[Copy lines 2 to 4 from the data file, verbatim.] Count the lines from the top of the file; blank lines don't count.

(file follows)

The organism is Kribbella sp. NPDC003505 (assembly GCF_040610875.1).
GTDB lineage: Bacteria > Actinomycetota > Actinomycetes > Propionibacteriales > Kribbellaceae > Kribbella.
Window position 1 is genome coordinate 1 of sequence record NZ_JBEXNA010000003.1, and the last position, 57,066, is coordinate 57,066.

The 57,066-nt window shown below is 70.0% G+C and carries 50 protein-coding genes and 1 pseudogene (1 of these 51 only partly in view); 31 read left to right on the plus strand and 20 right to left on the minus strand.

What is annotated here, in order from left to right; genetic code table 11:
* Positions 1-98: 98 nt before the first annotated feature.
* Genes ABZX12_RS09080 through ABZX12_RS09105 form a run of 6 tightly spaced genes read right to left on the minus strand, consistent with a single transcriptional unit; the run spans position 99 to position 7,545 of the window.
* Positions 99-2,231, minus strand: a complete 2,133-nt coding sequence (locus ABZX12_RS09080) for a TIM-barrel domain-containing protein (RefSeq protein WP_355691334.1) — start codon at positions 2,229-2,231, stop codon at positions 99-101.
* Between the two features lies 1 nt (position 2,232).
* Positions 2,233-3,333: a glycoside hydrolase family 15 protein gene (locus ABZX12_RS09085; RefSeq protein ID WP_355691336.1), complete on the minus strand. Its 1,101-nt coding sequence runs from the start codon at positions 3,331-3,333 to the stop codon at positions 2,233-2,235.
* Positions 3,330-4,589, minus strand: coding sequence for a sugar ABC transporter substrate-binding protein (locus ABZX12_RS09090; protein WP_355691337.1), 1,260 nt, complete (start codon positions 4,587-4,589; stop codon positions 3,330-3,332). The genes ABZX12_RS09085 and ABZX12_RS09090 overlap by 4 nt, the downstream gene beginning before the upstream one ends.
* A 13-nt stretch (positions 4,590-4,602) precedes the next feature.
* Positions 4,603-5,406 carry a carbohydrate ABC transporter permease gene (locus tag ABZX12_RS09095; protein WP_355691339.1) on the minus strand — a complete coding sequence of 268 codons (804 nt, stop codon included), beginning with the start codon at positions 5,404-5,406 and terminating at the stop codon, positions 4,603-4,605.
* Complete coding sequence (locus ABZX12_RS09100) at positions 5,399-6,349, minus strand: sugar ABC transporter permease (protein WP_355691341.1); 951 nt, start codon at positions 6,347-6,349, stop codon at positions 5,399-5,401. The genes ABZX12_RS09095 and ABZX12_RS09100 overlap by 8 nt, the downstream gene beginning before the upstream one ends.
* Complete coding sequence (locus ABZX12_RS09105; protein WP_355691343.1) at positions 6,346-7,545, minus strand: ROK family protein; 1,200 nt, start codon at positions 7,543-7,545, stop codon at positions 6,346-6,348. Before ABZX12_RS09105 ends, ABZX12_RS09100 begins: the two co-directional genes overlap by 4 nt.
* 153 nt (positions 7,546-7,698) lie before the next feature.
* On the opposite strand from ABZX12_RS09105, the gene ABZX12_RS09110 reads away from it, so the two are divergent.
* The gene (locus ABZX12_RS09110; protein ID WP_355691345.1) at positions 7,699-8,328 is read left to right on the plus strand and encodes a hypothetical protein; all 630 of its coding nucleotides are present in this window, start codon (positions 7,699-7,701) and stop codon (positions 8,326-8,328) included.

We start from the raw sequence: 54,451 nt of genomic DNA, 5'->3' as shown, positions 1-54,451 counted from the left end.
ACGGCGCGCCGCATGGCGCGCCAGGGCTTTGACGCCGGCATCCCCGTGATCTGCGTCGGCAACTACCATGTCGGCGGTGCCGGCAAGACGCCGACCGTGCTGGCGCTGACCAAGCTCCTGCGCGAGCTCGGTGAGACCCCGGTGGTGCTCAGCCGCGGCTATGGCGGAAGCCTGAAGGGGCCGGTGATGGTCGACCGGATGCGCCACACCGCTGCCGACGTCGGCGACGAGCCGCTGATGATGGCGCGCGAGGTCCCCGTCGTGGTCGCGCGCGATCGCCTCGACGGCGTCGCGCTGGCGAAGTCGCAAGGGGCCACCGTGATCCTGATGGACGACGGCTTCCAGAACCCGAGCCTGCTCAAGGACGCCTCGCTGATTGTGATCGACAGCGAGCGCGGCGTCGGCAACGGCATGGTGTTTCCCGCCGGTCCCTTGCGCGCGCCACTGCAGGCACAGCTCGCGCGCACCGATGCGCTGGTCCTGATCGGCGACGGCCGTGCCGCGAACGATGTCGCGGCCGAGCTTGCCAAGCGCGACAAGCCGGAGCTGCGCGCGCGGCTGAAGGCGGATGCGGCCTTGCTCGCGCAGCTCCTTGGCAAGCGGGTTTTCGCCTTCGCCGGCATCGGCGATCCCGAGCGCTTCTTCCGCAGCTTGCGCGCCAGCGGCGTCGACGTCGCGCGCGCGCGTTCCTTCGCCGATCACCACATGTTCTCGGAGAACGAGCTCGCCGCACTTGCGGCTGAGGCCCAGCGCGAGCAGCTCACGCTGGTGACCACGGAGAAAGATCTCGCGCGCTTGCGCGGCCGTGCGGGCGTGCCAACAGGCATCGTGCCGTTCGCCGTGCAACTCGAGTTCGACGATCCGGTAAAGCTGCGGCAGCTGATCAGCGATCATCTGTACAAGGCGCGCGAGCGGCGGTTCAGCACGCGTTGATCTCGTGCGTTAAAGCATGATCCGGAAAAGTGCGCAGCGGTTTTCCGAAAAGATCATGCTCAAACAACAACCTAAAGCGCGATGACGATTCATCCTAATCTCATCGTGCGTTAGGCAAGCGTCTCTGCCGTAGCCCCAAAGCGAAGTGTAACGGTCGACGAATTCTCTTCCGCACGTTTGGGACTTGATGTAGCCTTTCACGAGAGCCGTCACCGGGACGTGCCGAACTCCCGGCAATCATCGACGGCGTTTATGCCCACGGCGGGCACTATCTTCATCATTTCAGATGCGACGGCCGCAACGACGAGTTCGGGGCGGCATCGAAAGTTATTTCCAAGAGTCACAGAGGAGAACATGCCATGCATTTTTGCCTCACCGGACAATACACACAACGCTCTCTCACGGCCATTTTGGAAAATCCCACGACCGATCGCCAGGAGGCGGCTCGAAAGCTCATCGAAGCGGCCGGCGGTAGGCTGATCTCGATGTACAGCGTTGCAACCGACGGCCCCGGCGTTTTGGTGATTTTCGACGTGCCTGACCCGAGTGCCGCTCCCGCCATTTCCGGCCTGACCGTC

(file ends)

GTDB lineage: Bacteria > Actinomycetota > Actinomycetes > Propionibacteriales > Kribbellaceae > Kribbella.
Window position 1 is genome coordinate 1 of sequence record NZ_JBEXNA010000003.1, and the last position, 57,066, is coordinate 57,066.

The 57,066-nt window shown below is 70.0% G+C and carries 50 protein-coding genes and 1 pseudogene (1 of these 51 only partly in view); 31 read left to right on the plus strand and 20 right to left on the minus strand.